After all, unlike forestry or fishing for instance, once a mineral resource has been extracted it cannot regenerate naturally.
Nor can a mine be managed for sustainability in the same way as a forestry business can plant trees to replace those it has harvested, or to meet future demand.
When we talk about sustainable or responsible mining we are actually talking about reducing the totality of the mining industry’s negative impact on the natural environment and creating sustainability within our communities.
At Implats we have integrated sustainable development into our business strategy and moved beyond reacting to and complying with the guidelines as set out by various bodies, including the United Nations Global Compact of which we are a member.
Responsibility now lies at the heart of mines’ corporate strategy for both practical and ethical reasons.
Globally, environmental legislation is increasingly stringent, though levels of enforcement do vary from jurisdiction to jurisdiction. Companies that cannot adapt will not be able to operate profitably, legally or efficiently.
The days when mines and other “dirty” industries could externalise their environmental costs onto the community while pocketing the profits are over.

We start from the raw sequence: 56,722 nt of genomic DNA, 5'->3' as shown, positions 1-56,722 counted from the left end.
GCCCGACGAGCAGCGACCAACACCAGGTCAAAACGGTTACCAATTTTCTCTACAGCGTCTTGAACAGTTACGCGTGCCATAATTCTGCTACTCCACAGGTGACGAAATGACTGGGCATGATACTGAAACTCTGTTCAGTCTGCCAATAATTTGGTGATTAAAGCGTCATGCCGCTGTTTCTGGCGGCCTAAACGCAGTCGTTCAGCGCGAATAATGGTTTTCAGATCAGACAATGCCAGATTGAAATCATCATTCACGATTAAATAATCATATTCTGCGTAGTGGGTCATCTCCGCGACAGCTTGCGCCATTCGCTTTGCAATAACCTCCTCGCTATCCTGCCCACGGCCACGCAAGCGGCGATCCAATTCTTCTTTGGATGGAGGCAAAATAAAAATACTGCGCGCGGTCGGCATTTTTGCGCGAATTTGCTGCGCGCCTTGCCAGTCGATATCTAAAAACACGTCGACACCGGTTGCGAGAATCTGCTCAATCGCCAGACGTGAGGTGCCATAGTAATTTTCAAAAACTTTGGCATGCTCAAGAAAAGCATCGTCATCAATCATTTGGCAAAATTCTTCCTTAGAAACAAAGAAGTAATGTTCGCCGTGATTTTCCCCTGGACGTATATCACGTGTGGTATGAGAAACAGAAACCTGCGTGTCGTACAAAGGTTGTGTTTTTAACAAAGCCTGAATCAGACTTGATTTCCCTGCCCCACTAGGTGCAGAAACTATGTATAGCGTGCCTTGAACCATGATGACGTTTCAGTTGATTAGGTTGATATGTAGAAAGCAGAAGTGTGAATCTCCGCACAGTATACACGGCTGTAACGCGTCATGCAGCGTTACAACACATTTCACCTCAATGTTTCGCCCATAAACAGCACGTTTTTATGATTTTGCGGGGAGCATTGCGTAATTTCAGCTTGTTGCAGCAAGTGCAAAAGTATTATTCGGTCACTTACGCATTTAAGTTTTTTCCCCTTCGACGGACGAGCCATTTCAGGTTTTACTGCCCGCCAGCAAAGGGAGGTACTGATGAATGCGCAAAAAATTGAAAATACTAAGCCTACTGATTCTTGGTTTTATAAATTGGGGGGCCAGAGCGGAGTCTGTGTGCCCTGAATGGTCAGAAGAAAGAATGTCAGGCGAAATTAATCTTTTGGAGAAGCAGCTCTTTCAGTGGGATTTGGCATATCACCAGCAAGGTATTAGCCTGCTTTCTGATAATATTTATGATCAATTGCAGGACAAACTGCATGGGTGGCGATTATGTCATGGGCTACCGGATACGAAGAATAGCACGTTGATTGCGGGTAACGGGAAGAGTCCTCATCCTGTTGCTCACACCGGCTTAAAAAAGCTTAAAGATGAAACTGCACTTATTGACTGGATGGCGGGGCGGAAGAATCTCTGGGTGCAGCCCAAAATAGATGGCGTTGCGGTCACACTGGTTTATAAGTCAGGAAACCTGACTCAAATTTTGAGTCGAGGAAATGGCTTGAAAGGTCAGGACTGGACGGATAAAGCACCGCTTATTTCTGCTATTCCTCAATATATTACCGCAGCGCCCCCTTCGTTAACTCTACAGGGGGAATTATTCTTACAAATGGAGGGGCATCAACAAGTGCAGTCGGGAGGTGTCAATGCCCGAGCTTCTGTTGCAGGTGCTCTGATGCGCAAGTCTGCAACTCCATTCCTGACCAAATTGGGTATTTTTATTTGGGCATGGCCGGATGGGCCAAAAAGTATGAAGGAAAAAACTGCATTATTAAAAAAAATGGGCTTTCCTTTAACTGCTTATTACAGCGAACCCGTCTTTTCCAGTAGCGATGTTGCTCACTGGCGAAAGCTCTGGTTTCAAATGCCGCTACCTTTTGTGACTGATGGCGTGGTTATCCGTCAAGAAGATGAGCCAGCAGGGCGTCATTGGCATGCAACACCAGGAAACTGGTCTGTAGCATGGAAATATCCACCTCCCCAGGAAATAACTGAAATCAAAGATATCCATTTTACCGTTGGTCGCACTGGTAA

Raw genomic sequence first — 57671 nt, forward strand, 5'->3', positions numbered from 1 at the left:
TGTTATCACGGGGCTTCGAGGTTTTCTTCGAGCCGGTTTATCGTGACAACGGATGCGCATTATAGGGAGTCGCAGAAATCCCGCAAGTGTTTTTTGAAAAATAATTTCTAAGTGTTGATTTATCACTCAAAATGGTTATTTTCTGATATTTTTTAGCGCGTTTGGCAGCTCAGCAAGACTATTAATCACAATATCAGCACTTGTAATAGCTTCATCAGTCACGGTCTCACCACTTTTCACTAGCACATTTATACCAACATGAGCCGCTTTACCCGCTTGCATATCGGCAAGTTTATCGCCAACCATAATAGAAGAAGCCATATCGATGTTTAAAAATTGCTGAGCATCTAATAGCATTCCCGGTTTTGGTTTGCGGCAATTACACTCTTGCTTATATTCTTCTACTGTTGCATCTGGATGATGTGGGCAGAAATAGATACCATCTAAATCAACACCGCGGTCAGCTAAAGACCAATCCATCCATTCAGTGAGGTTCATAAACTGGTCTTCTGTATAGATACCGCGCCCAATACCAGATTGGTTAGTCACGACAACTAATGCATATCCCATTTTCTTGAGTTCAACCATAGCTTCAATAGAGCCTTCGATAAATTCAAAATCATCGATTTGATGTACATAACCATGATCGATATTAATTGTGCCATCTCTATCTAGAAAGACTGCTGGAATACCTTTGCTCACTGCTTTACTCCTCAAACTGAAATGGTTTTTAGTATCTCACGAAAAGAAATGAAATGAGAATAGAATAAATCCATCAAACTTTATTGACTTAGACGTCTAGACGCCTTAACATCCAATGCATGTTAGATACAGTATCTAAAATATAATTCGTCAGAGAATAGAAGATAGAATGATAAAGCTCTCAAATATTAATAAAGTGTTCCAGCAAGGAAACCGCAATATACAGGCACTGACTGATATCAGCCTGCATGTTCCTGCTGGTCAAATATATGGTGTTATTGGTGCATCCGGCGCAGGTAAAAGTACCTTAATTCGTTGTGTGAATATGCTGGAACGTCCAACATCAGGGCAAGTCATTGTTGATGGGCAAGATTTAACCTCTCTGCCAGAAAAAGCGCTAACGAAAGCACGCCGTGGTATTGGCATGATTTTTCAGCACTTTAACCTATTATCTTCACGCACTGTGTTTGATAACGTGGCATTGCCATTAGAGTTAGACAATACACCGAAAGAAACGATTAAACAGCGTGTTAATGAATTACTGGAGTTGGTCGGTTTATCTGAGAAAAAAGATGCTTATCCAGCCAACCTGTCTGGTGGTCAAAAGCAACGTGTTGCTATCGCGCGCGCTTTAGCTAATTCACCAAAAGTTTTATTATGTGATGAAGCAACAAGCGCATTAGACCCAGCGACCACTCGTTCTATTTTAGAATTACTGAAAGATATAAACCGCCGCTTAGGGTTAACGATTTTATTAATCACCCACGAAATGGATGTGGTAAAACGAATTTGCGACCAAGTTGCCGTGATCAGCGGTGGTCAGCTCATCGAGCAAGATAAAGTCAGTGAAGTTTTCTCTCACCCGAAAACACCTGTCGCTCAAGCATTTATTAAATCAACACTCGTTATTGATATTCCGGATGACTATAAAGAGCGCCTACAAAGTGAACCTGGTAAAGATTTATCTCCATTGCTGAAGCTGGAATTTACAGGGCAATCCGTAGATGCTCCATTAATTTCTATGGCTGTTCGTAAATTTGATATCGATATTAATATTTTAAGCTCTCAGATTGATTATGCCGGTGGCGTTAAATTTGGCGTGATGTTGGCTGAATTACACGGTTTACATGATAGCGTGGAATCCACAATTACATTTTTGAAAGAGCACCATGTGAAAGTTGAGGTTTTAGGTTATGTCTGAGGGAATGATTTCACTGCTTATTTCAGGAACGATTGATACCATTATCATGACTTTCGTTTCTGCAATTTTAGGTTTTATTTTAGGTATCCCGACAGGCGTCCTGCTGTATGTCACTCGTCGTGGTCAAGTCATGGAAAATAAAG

Activists, governments and even shareholders will hold transgressors accountable; in law if necessary.
Mines also need what is known as a “social” licence to operate. They have to be seen as legitimate enterprises that are supported by their surrounding communities and stakeholders.
This is why Implats strives to be a responsible corporate citizen. We will do everything within our power to create lasting value while working toward a situation where we cause zero harm — to our employees, our physical environment and our society.
Mining is classified as a high impact industry on the environment.
We extract huge amounts of rock and earth, which can leave large open pits that need rehabilitation or shafts that need to be safely closed.